We now pick up the flow of Joseph’s stories, which had been “interrupted” by the Tamar incident. Joseph is now working as a slave for the “captain of the guard,” who is in charge of the prison for royal officials (Genesis 40:3-4; Genesis 41:10-12).
Read Genesis 39:1-23. In light of the example of Joseph’s working as a manager under Potiphar, what are the factors that led to such success?
Almost immediately, Joseph is characterized as a man of success (Genesis 39:2-3). He was so good and his master so trusted him that “all that he had he put into his hand,” and even made him “overseer over his house” (Genesis 39:4).
Joseph’s success, however, does not corrupt him. When Potiphar’s wife notices him and wants to sleep with him, Joseph unambiguously refuses and prefers to lose his job and his security rather than “do this great wickedness, and sin against God” (Genesis 39:9). The woman, humiliated by Joseph’s refusal, reports falsely to her servants and to her husband that Joseph wanted to rape her. As a result, Joseph is cast into prison.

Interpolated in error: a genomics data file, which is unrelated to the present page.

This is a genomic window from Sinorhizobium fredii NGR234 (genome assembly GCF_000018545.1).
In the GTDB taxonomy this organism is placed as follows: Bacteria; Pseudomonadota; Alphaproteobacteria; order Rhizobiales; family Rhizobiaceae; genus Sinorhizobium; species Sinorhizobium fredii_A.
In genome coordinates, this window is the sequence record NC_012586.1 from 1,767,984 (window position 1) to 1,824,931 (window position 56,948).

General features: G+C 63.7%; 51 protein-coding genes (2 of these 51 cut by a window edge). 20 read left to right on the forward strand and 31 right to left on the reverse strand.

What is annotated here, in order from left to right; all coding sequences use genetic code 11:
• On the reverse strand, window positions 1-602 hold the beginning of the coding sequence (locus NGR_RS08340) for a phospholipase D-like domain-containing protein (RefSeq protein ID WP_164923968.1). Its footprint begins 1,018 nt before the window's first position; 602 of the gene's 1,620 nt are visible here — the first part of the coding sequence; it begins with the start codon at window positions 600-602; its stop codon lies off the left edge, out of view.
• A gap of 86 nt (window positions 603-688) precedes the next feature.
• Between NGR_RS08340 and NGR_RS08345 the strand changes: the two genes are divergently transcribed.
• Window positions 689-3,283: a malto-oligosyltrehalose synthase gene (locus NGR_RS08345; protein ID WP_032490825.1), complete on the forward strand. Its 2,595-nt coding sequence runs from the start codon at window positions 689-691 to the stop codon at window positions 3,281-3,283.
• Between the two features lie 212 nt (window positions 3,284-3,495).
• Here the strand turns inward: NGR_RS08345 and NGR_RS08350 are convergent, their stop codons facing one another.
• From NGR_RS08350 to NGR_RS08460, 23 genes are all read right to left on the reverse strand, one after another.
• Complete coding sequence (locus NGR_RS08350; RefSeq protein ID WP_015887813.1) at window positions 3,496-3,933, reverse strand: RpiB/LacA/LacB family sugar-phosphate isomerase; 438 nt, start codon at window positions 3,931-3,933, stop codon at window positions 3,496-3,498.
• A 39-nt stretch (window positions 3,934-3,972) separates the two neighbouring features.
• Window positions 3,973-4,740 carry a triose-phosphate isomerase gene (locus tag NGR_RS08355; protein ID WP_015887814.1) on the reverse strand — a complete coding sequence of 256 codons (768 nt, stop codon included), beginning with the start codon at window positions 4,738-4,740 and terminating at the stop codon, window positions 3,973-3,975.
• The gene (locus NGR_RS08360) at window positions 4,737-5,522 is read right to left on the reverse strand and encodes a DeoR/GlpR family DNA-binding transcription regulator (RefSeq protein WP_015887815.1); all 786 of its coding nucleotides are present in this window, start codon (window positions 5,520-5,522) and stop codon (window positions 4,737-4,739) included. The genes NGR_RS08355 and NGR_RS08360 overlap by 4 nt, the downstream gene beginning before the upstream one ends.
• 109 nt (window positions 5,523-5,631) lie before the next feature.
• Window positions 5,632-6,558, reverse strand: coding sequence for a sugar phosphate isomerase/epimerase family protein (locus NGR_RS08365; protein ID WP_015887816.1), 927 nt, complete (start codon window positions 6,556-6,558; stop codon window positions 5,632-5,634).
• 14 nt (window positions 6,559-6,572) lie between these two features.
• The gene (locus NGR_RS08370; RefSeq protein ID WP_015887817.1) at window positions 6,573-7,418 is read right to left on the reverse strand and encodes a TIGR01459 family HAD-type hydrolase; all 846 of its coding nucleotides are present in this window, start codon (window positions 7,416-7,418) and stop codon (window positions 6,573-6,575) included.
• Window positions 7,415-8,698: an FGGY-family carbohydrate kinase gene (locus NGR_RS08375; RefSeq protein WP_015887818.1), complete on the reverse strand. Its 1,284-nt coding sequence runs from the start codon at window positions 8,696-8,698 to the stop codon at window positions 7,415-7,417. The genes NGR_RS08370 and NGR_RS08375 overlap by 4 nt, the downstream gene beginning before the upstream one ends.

Joseph experiences here what we all have experienced: the sense of abandonment by God even though, even in this difficult time, “the LORD was with Joseph” (Genesis 39:21).
Eventually, the Lord acts, and He has an impact on Joseph’s relationship with the officer of the prison. Here, too, as in his master’s house, the Lord blesses Joseph. He is obviously a gifted man, and despite the even worse circumstances now (after all, before, he was still a slave!), he seeks to make the best of it. Whatever his gifts, however, the text makes it clear that, in the end, it was only God who brought him success. “The keeper of the prison did not look into anything that was under Joseph’s authority, because the LORD was with him; and whatever he did, the LORD made it prosper” (Genesis 39:23, NKJV). How important that all who are gifted, all who are “successful,” remember where it all comes from!
|Read Genesis 39:7-12. How did Joseph resist the wife’s advances? Why did Joseph specifically say that to have done what she asked would have been a sin against God? What understanding does he show about the nature of sin and what it is?|